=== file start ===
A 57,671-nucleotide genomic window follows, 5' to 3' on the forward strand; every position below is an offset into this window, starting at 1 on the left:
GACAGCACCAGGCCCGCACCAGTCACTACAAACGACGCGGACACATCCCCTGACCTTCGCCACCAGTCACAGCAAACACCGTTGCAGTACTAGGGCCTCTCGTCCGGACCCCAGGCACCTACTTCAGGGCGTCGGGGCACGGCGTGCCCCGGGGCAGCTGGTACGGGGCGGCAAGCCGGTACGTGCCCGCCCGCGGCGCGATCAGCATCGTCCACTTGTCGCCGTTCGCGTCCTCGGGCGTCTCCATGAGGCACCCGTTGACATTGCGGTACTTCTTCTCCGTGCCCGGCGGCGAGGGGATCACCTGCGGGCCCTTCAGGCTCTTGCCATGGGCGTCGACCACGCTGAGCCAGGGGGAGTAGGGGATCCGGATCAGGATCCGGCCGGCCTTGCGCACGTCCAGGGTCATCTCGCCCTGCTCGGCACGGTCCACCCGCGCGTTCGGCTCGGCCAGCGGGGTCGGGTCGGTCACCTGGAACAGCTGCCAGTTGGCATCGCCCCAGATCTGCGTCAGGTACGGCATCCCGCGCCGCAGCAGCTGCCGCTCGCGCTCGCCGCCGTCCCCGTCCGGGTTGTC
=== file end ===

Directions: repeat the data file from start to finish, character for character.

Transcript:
A 57,671-nucleotide genomic window follows, 5' to 3' on the forward strand; every position below is an offset into this window, starting at 1 on the left:
GACAGCACCAGGCCCGCACCAGTCACTACAAACGACGCGGACACATCCCCTGACCTTCGCCACCAGTCACAGCAAACACCGTTGCAGTACTAGGGCCTCTCGTCCGGACCCCAGGCACCTACTTCAGGGCGTCGGGGCACGGCGTGCCCCGGGGCAGCTGGTACGGGGCGGCAAGCCGGTACGTGCCCGCCCGCGGCGCGATCAGCATCGTCCACTTGTCGCCGTTCGCGTCCTCGGGCGTCTCCATGAGGCACCCGTTGACATTGCGGTACTTCTTCTCCGTGCCCGGCGGCGAGGGGATCACCTGCGGGCCCTTCAGGCTCTTGCCATGGGCGTCGACCACGCTGAGCCAGGGGGAGTAGGGGATCCGGATCAGGATCCGGCCGGCCTTGCGCACGTCCAGGGTCATCTCGCCCTGCTCGGCACGGTCCACCCGCGCGTTCGGCTCGGCCAGCGGGGTCGGGTCGGTCACCTGGAACAGCTGCCAGTTGGCATCGCCCCAGATCTGCGTCAGGTACGGCATCCCGCGCCGCAGCAGCTGCCGCTCGCGCTCGCCGCCGTCCCCGTCCGGGTTGTC